The climate as narrative


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The Iowa River is about to take center stage.

The University of Iowa Office of Sustainability is bringing together science, humanities, journalism, and the arts to use the Iowa River as a focus for its historical and contemporary connections to environmental, agricultural, and sustainability topics through a media arts initiative. Jeff Biggers, the UI sustainability writer in residence, along with three students, studied the Iowa River for one semester.

The initiative will include a movie screening, discussion, and presentation held today in the IMU Iowa Theater.

“I see the Iowa River as a great story itself, its banks lined by cycles of cultures, now afflicted with toxic runoff, drought, and flooding,” Biggers said. “And yet, it still flows with a message of resiliency.”

The Climate Narrative Project was established as a way to investigate how climate change affects everyone.

“The project has been launched in the belief that stories matter,” Biggers said. “And that stories can change our lives and ways of living.”

Biggers said the project seeks to investigate how the UI campus, state of Iowa, and global population can envision more regenerative approaches to energy, food, agriculture, and transportation.

UI Office of Sustainability Director Liz Christiansen said the department hopes to give students the opportunity to learn how to communicate issues associated with global climate disruption in a new way.

“The impact of global climate disruption is already being felt in Iowa,” Christiansen said. “It will have an impact on our lives.”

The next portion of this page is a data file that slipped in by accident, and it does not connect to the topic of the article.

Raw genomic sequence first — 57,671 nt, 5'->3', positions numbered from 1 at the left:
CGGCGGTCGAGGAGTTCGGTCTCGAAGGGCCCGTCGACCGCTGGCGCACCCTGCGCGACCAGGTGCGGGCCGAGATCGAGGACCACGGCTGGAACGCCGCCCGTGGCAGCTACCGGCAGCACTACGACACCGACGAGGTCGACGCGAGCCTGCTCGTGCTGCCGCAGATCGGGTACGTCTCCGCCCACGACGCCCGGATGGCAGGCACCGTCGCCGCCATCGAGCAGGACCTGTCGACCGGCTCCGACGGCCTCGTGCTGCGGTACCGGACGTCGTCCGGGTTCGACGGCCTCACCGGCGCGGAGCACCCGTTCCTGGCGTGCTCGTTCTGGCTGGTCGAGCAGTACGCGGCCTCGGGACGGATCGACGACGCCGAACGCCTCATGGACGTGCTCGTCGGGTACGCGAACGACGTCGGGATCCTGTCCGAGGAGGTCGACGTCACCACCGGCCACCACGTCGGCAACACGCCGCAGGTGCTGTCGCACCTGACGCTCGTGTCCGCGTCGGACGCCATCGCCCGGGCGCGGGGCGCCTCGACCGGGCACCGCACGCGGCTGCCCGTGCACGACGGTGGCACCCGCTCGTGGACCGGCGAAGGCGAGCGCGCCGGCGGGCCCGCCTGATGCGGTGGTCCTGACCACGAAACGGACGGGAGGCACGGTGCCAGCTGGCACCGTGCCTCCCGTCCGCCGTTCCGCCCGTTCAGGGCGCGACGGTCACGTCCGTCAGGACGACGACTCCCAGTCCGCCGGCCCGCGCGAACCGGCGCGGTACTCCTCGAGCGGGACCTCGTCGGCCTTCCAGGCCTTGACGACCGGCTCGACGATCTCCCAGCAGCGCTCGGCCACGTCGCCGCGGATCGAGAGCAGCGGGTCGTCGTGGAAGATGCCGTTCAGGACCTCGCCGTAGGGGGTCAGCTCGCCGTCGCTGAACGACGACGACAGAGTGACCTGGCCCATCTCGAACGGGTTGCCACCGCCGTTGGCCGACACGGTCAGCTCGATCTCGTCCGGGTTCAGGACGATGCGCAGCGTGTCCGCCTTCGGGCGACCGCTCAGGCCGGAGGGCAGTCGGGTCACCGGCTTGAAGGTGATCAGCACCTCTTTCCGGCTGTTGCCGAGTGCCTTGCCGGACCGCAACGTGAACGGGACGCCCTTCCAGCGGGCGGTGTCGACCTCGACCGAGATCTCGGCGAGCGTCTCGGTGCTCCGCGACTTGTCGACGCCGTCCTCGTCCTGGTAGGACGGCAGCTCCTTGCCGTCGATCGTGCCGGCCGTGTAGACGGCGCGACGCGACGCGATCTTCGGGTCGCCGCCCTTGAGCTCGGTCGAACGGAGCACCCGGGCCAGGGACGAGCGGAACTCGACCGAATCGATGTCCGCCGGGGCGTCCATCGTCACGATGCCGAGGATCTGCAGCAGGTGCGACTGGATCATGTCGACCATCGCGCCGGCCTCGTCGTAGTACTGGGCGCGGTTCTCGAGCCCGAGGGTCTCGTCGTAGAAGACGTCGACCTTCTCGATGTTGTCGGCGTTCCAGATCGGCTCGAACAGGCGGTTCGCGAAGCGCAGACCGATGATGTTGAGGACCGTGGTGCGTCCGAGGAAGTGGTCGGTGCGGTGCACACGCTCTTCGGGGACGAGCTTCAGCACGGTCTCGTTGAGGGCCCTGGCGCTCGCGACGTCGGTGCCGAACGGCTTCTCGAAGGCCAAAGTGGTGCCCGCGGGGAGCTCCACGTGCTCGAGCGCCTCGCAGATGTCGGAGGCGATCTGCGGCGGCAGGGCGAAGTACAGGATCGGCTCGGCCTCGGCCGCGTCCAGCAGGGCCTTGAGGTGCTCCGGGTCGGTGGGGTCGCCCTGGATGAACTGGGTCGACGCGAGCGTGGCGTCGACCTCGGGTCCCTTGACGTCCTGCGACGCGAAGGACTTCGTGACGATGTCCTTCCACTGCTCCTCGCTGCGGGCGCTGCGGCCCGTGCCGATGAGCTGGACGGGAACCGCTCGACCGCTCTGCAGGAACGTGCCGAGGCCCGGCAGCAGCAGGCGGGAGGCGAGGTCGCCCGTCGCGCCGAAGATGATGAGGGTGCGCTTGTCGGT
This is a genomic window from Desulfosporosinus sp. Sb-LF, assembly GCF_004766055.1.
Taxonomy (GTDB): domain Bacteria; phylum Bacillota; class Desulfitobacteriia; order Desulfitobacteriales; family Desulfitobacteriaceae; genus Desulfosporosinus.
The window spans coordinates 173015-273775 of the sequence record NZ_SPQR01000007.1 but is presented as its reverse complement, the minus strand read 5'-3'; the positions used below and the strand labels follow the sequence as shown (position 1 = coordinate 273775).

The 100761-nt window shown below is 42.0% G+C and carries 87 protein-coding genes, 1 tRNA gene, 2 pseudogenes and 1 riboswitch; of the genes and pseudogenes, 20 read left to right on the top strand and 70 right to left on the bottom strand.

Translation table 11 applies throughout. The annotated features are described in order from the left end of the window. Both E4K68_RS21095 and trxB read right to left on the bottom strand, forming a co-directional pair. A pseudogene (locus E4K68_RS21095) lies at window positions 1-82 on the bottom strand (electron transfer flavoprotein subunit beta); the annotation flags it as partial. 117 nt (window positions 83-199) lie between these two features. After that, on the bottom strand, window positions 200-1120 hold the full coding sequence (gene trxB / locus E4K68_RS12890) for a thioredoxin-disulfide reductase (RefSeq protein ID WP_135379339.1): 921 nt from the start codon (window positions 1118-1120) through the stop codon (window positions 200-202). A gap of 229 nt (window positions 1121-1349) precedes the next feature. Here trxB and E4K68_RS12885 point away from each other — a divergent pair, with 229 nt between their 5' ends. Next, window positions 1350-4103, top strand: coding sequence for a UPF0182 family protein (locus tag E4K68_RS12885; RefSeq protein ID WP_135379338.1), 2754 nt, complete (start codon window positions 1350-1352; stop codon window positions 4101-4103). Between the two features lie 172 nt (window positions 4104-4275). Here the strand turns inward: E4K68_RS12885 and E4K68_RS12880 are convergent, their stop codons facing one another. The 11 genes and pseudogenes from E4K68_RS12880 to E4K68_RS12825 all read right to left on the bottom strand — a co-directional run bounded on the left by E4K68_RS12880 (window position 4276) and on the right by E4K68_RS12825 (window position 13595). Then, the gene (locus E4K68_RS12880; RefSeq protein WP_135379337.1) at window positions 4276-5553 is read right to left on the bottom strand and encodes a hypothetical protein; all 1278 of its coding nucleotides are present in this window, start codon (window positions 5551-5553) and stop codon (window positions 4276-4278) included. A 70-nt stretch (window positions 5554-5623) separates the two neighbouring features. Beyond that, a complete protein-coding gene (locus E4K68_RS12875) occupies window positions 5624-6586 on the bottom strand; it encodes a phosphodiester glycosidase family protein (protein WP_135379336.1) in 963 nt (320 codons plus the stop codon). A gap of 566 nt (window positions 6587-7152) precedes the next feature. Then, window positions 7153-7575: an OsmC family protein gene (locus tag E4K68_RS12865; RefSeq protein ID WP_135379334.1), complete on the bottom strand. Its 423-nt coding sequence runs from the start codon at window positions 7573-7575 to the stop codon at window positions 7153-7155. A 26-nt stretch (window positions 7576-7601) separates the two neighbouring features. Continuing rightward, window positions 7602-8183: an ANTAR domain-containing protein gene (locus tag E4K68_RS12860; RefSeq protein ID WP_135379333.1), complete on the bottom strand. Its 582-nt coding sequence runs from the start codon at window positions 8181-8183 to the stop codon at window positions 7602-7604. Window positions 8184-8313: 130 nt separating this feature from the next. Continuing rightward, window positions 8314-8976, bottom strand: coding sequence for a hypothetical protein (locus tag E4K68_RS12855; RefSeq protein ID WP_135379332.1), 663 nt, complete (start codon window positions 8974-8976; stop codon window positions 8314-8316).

Christiansen said she, along with Biggers, ended up collaborating to develop the Climate Narrative Project last spring after NASA announced the global concentration of carbon dioxide in the atmosphere had reached 400 parts per million for the first time in recorded history.

The Intergovernmental Panel on Climate Change released a report last week that concluded global emissions of greenhouse gases have risen to unprecedented levels and are a growing threat to food, water, and national security. The report included the issue of climate change “requires immediate action.”

“While many observers called [the panel’s] recent climate report a wake-up call, the great Iowa River flood of 2008 was arguably one of the most historic wake-up calls for our campus and town,” Biggers said.

Kelsey Zlevor, a Climate Narrative fellow, is exploring relationships UI students have with the river through a series of interviews in her project called “Once We Were a River Town: Exploring Our Sense of Place in the Age of Social Media.”

“We think our physical environment is a secondary concern as students when we’re trying to pursue good grades, competitive internships, and prestigious jobs,” Zlevor said. “Just because we may eventually leave doesn’t mean the problems disappear.”

"Upcoming events for the Climate Narrative Project include a discussion of the movie Living Downstream hosted by Jeff Biggers and the Climate Narrative Fellows tomorrow at 11:30 a.m. and 6 p.m. in the College of Public Health and the Climate Narrative Presentation: An Evening on the River April 29 at 7 p.m. at the Iowa Theatre in the Iowa Memorial Union."

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